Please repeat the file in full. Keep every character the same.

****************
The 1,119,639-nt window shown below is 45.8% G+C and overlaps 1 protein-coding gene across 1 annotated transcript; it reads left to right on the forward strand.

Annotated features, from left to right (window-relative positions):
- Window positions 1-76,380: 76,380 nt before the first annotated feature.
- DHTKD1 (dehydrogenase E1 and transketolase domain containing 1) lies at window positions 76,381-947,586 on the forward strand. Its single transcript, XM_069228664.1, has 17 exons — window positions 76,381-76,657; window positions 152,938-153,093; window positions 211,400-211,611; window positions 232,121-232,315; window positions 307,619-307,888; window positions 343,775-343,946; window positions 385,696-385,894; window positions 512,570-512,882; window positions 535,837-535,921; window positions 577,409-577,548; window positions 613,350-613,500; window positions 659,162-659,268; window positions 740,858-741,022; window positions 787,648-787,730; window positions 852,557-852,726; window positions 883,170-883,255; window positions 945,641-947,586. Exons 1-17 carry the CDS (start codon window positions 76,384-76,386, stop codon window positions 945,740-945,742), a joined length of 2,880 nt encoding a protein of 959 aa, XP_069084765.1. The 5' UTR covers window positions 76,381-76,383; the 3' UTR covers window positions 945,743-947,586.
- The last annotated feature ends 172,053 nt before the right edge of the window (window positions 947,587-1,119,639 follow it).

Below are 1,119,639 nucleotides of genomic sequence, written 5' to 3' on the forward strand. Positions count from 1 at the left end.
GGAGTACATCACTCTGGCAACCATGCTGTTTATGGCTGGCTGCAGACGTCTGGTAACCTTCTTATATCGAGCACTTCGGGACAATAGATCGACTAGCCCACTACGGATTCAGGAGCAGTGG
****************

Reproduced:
The 1,119,639-nt window shown below is 45.8% G+C and overlaps 1 protein-coding gene across 1 annotated transcript; it reads left to right on the forward strand.

Annotated features, from left to right (window-relative positions):
- Window positions 1-76,380: 76,380 nt before the first annotated feature.
- DHTKD1 (dehydrogenase E1 and transketolase domain containing 1) lies at window positions 76,381-947,586 on the forward strand. Its single transcript, XM_069228664.1, has 17 exons — window positions 76,381-76,657; window positions 152,938-153,093; window positions 211,400-211,611; window positions 232,121-232,315; window positions 307,619-307,888; window positions 343,775-343,946; window positions 385,696-385,894; window positions 512,570-512,882; window positions 535,837-535,921; window positions 577,409-577,548; window positions 613,350-613,500; window positions 659,162-659,268; window positions 740,858-741,022; window positions 787,648-787,730; window positions 852,557-852,726; window positions 883,170-883,255; window positions 945,641-947,586. Exons 1-17 carry the CDS (start codon window positions 76,384-76,386, stop codon window positions 945,740-945,742), a joined length of 2,880 nt encoding a protein of 959 aa, XP_069084765.1. The 5' UTR covers window positions 76,381-76,383; the 3' UTR covers window positions 945,743-947,586.
- The last annotated feature ends 172,053 nt before the right edge of the window (window positions 947,587-1,119,639 follow it).

Below are 1,119,639 nucleotides of genomic sequence, written 5' to 3' on the forward strand. Positions count from 1 at the left end.
GGAGTACATCACTCTGGCAACCATGCTGTTTATGGCTGGCTGCAGACGTCTGGTAACCTTCTTATATCGAGCACTTCGGGACAATAGATCGACTAGCCCACTACGGATTCAGGAGCAGTGG